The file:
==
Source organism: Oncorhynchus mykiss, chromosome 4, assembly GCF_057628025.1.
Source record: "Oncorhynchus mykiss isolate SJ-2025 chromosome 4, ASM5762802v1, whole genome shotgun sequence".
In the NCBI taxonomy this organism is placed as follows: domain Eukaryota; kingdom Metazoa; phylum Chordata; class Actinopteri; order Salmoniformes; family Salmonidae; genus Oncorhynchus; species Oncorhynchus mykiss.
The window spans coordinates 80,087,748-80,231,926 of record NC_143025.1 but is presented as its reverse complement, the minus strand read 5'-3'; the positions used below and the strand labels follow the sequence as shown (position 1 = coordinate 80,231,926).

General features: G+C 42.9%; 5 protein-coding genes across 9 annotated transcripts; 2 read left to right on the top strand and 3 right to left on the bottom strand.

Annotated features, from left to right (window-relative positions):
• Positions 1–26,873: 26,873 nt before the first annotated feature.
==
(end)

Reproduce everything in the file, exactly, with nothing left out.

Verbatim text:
Source organism: Oncorhynchus mykiss, chromosome 4, assembly GCF_057628025.1.
Source record: "Oncorhynchus mykiss isolate SJ-2025 chromosome 4, ASM5762802v1, whole genome shotgun sequence".
In the NCBI taxonomy this organism is placed as follows: domain Eukaryota; kingdom Metazoa; phylum Chordata; class Actinopteri; order Salmoniformes; family Salmonidae; genus Oncorhynchus; species Oncorhynchus mykiss.
The window spans coordinates 80,087,748-80,231,926 of record NC_143025.1 but is presented as its reverse complement, the minus strand read 5'-3'; the positions used below and the strand labels follow the sequence as shown (position 1 = coordinate 80,231,926).

General features: G+C 42.9%; 5 protein-coding genes across 9 annotated transcripts; 2 read left to right on the top strand and 3 right to left on the bottom strand.

Annotated features, from left to right (window-relative positions):
• Positions 1–26,873: 26,873 nt before the first annotated feature.